Marco Wittmann in the #11 M4 DTM finished second in the Saturday DTM race at Hockenheim. He was headed for a podium in the final race of the season on Sunday, but a penalty for an unsafe release took him out of the points. Wittmann’s performance left him third in DTM drivers’ points for the season. BMW finished second to Audi in the manufacturers’ championship.

Audi’s René Rast, who had clinched the drivers’ title three weeks earlier at the Nürburgring, won race one, with Wittmann challenging him at times and ultimately finishing less than two seconds back. Timo Glock in sixth, Bruno Spengler in eighth, and Joel Eriksson in tenth also scored points for BMW on Saturday.

Wittmann was a contender in Sunday’s wet race, interrupted by a red flag when the R-Motorsport Aston Martin driven by Daniel Juncadella caught fire on lap one. When the race resumed, Wittmann remained a contender for a podium position until he was penalized for an unsafe release on his pit stop. He finished twelfth. Audi swept the podium on Sunday, with Nico Müller first, Mike Rockenfeller second, and Rast third. Glock was the best BMW finisher, coming across the line fourth. Eriksson was sixth and Spengler was ninth.

The Hockenheim event was the first in which the Japanese Super GT cars ran along with the DTM cars. Jenson Button, the 2009 Formula One world champion who is now driving in Super GT, where he is the defending champion, scored points in his Honda NSX-GT on Saturday (in the U.S., the car would be called an Acura). Button did not fare as well on Sunday, when he finished sixteenth. The other two Super GT cars on hand, entered by Nissan and Lexus, had a rough weekend. The Lexus finished thirteenth on Saturday and did not finish on Sunday, and the Nissan retired on Saturday and finished seventeenth on Sunday. While DTM and Super GT cars share technical regulations, there are significant differences between the cars. Button explains the differences and the Super GT cars’ disadvantage in a DTM race here. The DTM and Super GT cars will run together again in the “dream race” at the Fuji circuit in Japan in November; BMW will run three cars in the event. Alessandro Zanardi, Kamui Kobayashi, and a third driver to be named later will race for BMW at Fuji.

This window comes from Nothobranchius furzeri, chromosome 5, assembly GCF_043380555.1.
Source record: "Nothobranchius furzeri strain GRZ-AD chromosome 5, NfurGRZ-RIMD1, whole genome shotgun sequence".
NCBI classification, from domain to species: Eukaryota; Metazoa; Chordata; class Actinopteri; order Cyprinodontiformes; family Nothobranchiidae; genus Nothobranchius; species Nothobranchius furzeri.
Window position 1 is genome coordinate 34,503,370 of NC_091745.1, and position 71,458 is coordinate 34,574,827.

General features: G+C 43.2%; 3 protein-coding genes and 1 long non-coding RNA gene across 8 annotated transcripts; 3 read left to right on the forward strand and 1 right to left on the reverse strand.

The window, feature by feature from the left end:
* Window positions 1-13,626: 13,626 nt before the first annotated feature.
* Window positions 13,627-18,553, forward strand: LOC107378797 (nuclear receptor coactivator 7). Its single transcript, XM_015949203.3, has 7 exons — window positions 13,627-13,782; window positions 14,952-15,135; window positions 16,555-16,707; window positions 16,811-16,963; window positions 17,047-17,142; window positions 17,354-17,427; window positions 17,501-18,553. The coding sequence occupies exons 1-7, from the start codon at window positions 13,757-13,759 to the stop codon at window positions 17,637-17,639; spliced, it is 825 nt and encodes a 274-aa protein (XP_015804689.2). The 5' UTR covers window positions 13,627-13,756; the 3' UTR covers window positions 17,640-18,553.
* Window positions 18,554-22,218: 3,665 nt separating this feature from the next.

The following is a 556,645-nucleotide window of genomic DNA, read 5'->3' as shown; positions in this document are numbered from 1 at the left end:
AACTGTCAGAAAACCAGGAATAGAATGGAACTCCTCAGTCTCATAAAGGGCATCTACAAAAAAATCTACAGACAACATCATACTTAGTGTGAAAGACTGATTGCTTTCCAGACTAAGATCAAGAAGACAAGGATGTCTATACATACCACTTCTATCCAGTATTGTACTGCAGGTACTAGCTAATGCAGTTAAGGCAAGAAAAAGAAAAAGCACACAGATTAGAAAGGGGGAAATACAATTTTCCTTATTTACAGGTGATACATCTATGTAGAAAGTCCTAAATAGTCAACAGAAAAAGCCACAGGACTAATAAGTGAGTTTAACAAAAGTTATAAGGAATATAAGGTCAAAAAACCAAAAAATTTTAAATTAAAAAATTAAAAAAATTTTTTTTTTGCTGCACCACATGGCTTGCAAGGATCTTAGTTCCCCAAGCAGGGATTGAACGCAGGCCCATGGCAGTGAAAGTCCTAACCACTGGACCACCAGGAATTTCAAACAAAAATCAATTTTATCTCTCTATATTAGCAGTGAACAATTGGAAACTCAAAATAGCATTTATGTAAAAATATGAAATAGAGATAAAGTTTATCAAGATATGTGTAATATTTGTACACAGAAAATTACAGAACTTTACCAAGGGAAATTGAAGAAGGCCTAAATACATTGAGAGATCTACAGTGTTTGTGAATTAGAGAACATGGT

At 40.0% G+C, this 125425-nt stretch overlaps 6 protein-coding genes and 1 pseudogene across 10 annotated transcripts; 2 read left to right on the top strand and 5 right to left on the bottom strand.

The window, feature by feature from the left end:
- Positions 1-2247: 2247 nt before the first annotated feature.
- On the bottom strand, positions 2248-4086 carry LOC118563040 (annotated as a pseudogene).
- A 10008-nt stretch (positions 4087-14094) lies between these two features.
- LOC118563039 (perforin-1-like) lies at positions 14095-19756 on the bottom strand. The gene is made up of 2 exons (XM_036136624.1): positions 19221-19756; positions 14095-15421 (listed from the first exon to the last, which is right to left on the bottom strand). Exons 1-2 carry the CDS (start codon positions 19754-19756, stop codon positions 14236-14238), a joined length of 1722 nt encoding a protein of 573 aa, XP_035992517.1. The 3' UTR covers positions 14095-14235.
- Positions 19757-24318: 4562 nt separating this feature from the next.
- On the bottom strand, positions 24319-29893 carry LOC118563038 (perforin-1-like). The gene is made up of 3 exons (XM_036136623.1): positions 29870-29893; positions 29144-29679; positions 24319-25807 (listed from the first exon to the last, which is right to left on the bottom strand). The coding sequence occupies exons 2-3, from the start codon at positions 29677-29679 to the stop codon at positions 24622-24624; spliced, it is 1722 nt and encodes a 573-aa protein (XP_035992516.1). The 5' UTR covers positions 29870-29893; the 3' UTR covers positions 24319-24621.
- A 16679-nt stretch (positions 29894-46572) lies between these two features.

After Sunday’s race BMW Motorsport director Jens Marquardt said, “That was another extremely eventful race to round off the season here at Hockenheim. The weather played a dominant role and there were a few incidents where we didn’t really make life any easier for ourselves. That all meant that fourth place for Timo Glock was the best we could hope for. However, we were aiming for much better results this race Sunday. And that is true of the 2019 season as a whole. Congratulations to Marco Wittmann on third place in the overall standings. He celebrated four wins for us and we also enjoyed success with Philipp Eng and Bruno Spengler. Despite some trying circumstances, neither our drivers nor anyone else from our team ever stopped battling. I am very grateful for that. Now we are totally focused on working towards 2020, so that we can do better. Congratulations to Audi on winning the title—and congratulations are also in order to Aston Martin after a promising debut season. Just like with the appearance of the Japanese manufacturers at Hockenheim, the numerous innovations were a breath of fresh air for the DTM 2019. The series is definitely moving in the right direction. Now we are looking forward to a highlight to round off the DTM year at Fuji at the end of November.”—Brian Morgan

[Photo courtesy BMW Motorsport.]



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